Earlier this week I learned of the passing of my boyhood mayor, David Dinkins. While I was too young to remember his 1989 election, his leadership of New York City was one of my first childhood political memories. I knew my parents supported him as did many of our family and friends. He was a resolute figure, and a committed progressive, that governed during a time of continued fiscal crisis, concerns over crime, and growing racial tension.
Those three factors conspired to lead to his defeat in 1993, after just three years in office, to Rudolph Giuliani, the city’s first Republican mayor in decades.
Giuliani rode racist rhetoric and culture war issues to Gracie Mansion against the city’s first black mayor. He took credit for the already declining crime rate, and leveraged a divided city to institute draconian rule and empowered abusive police practices whose racialized outcomes New York City is still dealing with today. The uprising this year against racist police brutality has forced the city to deal with this legacy, especially the harm against black and brown communities, and much more.
But the legacy of Dinkins is less clear. While I knew the Left supported him, it wasn’t until I was a Democratic Socialists of America (DSA) staff member, combing through old issues of the Democratic Left that I learned he had been a member of ours for many years. In 1990, Dinkins, less than a year into his term, delivered a welcoming speech to a meeting of the Socialist International organized by DSA at the hospital workers union Local 1199.
This global gathering of social democratic and democratic socialist delegates symbolized some of the hope at the end of the Cold War for a triumphant new left. Both Dinkins’s and Willy Brandt’s, the then-president of the Socialist International and former chancellor of West Germany, remarks at the event expressed optimism that social democracy – not neoliberal capitalism — would prevail over the next twenty years.
They were wrong, at home and abroad. In New York, Dinkins’s election represented a successful effort of the Rainbow Coalition strategy of uniting progressive unions, left-wing formations, and organizations of people of color together to win executive office and govern progressively. However, this fragile coalition did not hold together for long.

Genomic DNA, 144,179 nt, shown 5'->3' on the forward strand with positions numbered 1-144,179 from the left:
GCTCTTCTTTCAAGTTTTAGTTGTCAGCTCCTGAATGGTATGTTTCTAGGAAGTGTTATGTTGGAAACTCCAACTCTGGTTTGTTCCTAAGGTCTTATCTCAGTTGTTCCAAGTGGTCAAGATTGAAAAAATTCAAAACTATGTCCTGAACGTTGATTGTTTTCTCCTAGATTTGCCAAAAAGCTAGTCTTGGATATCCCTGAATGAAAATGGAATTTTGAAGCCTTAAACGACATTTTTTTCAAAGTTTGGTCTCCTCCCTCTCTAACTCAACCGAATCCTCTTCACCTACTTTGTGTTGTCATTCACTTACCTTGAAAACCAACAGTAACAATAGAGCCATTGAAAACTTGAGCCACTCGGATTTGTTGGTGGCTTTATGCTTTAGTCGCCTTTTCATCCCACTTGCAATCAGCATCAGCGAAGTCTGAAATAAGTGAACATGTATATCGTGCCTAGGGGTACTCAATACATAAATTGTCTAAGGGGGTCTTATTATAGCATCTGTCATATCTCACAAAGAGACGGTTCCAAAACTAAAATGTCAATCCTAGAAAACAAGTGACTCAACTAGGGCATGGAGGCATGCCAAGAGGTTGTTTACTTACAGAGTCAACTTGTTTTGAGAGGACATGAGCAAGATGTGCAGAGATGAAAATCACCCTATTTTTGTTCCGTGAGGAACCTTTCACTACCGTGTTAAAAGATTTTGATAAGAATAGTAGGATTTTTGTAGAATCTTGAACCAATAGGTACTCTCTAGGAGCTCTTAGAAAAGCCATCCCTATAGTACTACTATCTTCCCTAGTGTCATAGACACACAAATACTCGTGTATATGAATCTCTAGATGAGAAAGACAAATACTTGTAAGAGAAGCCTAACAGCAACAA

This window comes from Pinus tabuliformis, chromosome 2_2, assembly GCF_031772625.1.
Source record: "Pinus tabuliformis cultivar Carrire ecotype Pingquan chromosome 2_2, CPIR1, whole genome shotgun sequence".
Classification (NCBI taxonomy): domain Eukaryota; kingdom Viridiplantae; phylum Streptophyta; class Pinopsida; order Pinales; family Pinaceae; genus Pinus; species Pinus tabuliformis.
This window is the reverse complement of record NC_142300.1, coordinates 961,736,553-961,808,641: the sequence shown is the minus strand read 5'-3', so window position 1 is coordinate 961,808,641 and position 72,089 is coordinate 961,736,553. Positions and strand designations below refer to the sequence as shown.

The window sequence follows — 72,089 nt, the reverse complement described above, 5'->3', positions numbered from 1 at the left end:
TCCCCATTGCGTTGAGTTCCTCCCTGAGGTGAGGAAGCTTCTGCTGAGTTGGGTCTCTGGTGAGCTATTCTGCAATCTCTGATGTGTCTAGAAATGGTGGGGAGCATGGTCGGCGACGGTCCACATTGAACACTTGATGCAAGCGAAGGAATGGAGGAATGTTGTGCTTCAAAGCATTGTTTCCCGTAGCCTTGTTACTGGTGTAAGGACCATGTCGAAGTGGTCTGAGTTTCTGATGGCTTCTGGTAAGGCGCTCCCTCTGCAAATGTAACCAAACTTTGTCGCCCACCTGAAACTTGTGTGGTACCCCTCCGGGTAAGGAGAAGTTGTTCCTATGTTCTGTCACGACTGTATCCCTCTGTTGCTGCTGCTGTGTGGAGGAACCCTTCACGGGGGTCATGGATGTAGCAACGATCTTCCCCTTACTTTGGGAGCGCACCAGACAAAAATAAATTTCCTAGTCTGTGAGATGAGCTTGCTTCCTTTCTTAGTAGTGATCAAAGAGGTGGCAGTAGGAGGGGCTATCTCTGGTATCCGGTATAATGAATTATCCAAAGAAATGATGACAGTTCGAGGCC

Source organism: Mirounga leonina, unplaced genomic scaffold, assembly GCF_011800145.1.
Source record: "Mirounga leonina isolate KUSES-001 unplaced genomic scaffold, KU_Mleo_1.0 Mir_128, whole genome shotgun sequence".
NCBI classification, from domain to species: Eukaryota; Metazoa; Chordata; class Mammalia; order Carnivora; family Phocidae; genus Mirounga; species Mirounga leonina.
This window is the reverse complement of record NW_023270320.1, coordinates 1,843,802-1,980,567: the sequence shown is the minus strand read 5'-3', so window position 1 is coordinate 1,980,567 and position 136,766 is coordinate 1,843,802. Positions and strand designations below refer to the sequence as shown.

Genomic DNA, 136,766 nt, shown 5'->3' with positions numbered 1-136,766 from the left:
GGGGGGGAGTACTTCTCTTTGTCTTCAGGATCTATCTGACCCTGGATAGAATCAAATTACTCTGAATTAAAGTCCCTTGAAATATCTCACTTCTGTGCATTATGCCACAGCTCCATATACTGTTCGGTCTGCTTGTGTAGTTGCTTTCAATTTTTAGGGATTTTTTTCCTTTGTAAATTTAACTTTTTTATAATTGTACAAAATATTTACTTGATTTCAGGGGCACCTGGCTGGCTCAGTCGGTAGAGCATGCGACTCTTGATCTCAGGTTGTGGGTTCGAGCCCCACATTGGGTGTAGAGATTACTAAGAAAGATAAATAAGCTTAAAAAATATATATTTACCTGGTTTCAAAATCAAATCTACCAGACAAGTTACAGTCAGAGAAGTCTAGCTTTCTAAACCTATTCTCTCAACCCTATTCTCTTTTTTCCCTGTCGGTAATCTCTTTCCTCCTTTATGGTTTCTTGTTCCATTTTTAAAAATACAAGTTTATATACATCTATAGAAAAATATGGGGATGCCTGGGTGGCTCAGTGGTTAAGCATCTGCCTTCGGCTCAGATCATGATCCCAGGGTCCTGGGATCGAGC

Dinkins desired to stake out a center course in an increasingly polarized city. But this lack of confrontation on his part was seized on by characters such as Giuliani. While Dinkins tried to de-escalate tensions, his future successor joined with a police mob outside of City Hall when the mayor dared follow through with more civilian control over the police force.
Rereading his remarks to the Socialist International delegates, it’s evident that his then-socialist worldview was not the class-struggle social democracy that we associate now with Bernie Sanders but something more modest, though still progressive, in nature.
In his speech, Dinkins highlighted the work of American democratic socialists such as Eugene Debs, A. Philip Randolph, Norman Thomas, and Michael Harrington as models to follow. He praised his recently deceased friend Harrington’s work on publicizing inequality and poverty in this country. The mayor then called on socialists to continue to fight for the downtrodden through education, cultural institution, and unions. This combination sees the struggle for a better world built not through a radical workers movement but a social justice effort that could be found in progressive strains of people of faith as much as socialists.
Dinkins’s New York City Rainbow Coalition only lasted only one term. But its legacy is one that democratic socialists interested in electoral politics should take seriously and study. The latest upsurge on the Left is far from the first attempt to build movements to the left of liberalism – in fact, even Giuliani’s next Democratic opponent in a New York mayoral election, Ruth Messinger, was also an erstwhile DSA activist like Dinkins.
Dinkins moved away from democratic socialism and even endorsed billionaire Michael Bloomberg in his later years. But I noticed that while certain figures who endorsed others over Sanders in the primary contest could face derision from the Vermont senator’s supporters, Dinkins largely avoided that fate. There seemed to be a quiet consensus that Dinkins historic stature and contributions to the common good gave him a unique place in the movement.
While his ultimate views may not fit squarely in a democratic socialist framework, Dinkins’s praise of a “gorgeous mosaic” of different races, ethnicities, religions, sexual orientations, and more living and working together does. It especially stands in stark contrast to the hateful and divisive rhetoric from former mayor Giuliani and the outgoing president he defends.